Advanced in the search for graphene-based electronics



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Nanostructured graphene. Credit: Carl Otto Moesgaard

For 15 years, scientists have been trying to exploit graphene "miracle material" to produce electronics at the nanoscale. On paper, graphene should be good for this: it is ultra-thin – it has only one atom and is therefore two-dimensional, it is excellent for conducting electrical current and is very promising for future shapes faster and more energetic electronics. effective. In addition, graphene is made up of carbon atoms – which we dispose of in an unlimited way.

In theory, graphene can be modified to perform many different tasks, e.g. electronics, photonics or sensors by simply cutting out tiny patterns, which fundamentally alter its quantum properties. A "simple" task, which has proved surprisingly difficult, is to induce a band gap essential for the fabrication of transistors and optoelectronic devices. However, since graphene is only an atom, all atoms are important and even very small irregularities can destroy their properties.

"Graphene is a fantastic material that, in my opinion, will play a crucial role in the fabrication of new electronics at the nanoscale.The problem is that it is extremely difficult to design the electrical properties", says Peter Bøggild, professor at DTU Physics.

The Center for Nanostructured Graphs DTU and the University of Aalborg were created in 2012 with the aim of studying how to adapt the electrical properties of graphene by changing its shape on a very small scale. When modeling graphene, the team of researchers at DTU and Aalborg experienced the same thing as other researchers around the world: it did not work.

"When you create patterns in a material such as graphene, you do it in order to modify its properties in a controlled way – to fit your design, but we have seen over the years that we can drill holes, but not without introducing so much mess and contamination that it no longer behaves like graphene.It's a bit like making a water pipe partially obstructed due to poor workmanship.Outside, it may sound good, but the water can not flow freely, it's obviously disastrous, "says Peter Bøggild.

Now, the team of scientists has solved the problem. The results are published in Nature NanotechnologyTwo postdoctoral researchers from DTU Physics, Bjarke Jessen and Lene Gammelgaard, first inserted the encapsulated graphene into another two-dimensional material: hexagonal boron nitride, a non-conductive material often used to protect the properties of graphene.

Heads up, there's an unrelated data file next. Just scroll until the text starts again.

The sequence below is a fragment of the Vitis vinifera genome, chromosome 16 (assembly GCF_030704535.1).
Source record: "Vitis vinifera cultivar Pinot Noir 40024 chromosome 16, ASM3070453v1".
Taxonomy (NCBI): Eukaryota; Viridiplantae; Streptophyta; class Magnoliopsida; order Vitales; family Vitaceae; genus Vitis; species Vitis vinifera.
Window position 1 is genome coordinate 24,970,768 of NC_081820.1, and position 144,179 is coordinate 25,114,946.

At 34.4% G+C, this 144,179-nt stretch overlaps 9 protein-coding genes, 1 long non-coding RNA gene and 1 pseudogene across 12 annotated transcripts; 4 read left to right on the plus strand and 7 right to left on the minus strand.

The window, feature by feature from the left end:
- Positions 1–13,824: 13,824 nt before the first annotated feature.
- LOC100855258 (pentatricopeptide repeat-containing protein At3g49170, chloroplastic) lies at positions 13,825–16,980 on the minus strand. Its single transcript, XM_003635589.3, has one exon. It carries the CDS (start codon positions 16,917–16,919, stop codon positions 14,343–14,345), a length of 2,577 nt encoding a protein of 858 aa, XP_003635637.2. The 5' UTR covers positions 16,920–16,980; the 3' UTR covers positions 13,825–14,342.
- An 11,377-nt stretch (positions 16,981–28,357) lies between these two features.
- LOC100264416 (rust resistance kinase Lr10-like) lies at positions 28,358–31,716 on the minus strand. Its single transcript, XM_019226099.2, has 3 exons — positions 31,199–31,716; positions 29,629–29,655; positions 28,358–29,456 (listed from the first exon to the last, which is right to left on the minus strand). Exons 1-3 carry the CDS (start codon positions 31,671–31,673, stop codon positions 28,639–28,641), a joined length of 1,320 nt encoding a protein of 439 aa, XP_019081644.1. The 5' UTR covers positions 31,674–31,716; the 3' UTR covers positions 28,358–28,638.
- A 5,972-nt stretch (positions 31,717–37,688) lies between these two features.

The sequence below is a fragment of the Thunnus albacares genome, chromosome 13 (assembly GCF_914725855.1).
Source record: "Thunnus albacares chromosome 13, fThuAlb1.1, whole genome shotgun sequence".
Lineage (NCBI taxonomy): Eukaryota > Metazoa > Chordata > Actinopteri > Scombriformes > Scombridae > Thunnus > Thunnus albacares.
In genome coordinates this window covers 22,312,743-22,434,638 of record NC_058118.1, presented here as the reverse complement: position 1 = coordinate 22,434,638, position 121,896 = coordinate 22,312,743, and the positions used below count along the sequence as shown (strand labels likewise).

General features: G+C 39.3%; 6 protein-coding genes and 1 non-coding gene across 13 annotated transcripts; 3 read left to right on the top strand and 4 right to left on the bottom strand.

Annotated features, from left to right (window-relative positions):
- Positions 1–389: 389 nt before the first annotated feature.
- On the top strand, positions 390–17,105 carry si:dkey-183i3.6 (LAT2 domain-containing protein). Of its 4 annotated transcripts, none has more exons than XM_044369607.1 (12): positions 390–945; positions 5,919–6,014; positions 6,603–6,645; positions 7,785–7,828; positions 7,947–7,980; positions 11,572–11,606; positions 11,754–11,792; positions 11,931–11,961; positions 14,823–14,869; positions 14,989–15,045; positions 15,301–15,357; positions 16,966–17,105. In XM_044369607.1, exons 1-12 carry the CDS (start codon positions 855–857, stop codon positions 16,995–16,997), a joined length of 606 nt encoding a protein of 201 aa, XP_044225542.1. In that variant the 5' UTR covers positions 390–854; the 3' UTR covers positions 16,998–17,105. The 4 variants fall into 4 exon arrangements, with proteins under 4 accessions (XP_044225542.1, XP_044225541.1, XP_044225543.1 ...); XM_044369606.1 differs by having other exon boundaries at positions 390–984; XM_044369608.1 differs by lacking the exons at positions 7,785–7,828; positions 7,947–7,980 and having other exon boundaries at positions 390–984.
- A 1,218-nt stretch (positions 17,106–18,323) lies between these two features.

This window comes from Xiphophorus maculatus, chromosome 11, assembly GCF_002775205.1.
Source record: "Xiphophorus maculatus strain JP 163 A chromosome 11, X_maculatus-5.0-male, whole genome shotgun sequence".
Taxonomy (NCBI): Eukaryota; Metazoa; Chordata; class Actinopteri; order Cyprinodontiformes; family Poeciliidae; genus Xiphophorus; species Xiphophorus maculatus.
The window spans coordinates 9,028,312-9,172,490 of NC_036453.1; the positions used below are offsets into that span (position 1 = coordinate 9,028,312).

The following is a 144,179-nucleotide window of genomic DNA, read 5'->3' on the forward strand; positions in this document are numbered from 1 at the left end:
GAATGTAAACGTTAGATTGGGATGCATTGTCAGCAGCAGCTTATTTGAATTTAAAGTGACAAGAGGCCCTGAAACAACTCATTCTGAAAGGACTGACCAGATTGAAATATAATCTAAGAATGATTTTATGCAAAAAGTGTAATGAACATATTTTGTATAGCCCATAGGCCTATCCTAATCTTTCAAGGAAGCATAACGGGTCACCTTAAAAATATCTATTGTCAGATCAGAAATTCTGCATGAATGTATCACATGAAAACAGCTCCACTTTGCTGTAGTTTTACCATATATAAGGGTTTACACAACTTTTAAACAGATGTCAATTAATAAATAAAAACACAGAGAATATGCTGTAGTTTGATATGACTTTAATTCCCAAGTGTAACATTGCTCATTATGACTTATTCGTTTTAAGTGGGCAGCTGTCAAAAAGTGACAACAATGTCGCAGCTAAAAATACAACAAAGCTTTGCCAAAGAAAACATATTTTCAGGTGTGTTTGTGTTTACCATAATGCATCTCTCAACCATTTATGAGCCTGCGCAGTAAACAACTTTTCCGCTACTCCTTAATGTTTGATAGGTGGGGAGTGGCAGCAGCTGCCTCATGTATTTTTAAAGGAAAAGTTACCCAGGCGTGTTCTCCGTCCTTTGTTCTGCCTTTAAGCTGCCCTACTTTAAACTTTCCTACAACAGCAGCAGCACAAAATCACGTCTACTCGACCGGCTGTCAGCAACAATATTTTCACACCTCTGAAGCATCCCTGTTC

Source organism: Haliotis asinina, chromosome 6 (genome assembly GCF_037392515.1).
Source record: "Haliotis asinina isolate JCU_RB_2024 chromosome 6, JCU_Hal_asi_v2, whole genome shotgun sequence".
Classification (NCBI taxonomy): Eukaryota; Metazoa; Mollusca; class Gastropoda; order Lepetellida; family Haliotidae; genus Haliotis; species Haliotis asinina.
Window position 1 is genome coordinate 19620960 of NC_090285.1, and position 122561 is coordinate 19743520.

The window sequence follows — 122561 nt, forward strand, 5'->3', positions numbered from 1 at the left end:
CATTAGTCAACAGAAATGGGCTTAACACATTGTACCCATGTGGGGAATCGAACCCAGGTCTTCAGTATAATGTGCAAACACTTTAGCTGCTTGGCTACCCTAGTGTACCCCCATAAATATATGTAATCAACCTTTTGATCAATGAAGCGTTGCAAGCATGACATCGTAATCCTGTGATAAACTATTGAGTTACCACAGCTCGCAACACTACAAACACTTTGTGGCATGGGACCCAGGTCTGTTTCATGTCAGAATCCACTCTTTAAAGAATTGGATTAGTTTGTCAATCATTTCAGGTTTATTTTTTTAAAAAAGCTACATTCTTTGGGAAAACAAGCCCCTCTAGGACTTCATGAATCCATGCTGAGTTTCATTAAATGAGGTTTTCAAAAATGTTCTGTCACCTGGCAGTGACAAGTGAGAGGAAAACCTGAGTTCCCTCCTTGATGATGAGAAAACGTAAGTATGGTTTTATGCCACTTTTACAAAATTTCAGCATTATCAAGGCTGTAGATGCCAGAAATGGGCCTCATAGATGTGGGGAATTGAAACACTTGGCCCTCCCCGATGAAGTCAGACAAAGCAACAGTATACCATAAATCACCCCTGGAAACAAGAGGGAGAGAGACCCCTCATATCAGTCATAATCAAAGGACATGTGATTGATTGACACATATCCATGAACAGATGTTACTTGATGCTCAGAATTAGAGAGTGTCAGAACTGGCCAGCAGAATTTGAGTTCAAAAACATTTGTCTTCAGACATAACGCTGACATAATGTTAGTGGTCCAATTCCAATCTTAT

Then they used a technique called electron beam lithography to carefully model the protective layer of boron nitride and graphene below with a dense network of ultra-small holes. The holes have a diameter of approx. 20 nanometers, with only 12 nanometers between them – however, the roughness at the edge of the holes is less than 1 nanometer, one billionth of a meter. This allows 1000 times more electrical current to flow than what was reported in such small graphene structures. And not only that.

"We have shown that we can control the graphene band structure and design its behavior.When we control the structure of the band, we have access to all the properties of graphene – and we were surprised to see that some of the electronic effects Subtle quantum patterns survive dense patterns – this is extremely encouraging – our work suggests that we can sit in front of the computer and design components and devices – or imagine something completely new – then go to the lab and to achieve them in practice, "says Peter Bøggild. He keeps on:

"Many scientists have long since abandoned nanolithography in graphene at this scale, and it is a pity that nanostructuring is an essential tool for exploiting the most interesting features of graphene electronics and photonics. We've now figured out how to do it, we could say that the curse is lifted, there are other challenges, but the fact that we can adapt the electronic properties of graphene is a big step forward in creating a new electronics of very small dimensions, "said Peter Bøggild.


Explore further:
Waterproof graphene electronic circuits

More information:
Bjarke S. Jessen et al. Graphene lithographic web structure engineering, Nature Nanotechnology (2019). DOI: 10.1038 / s41565-019-0376-3

Journal reference:
Nature Nanotechnology

Provided by:
Technical University of Denmark

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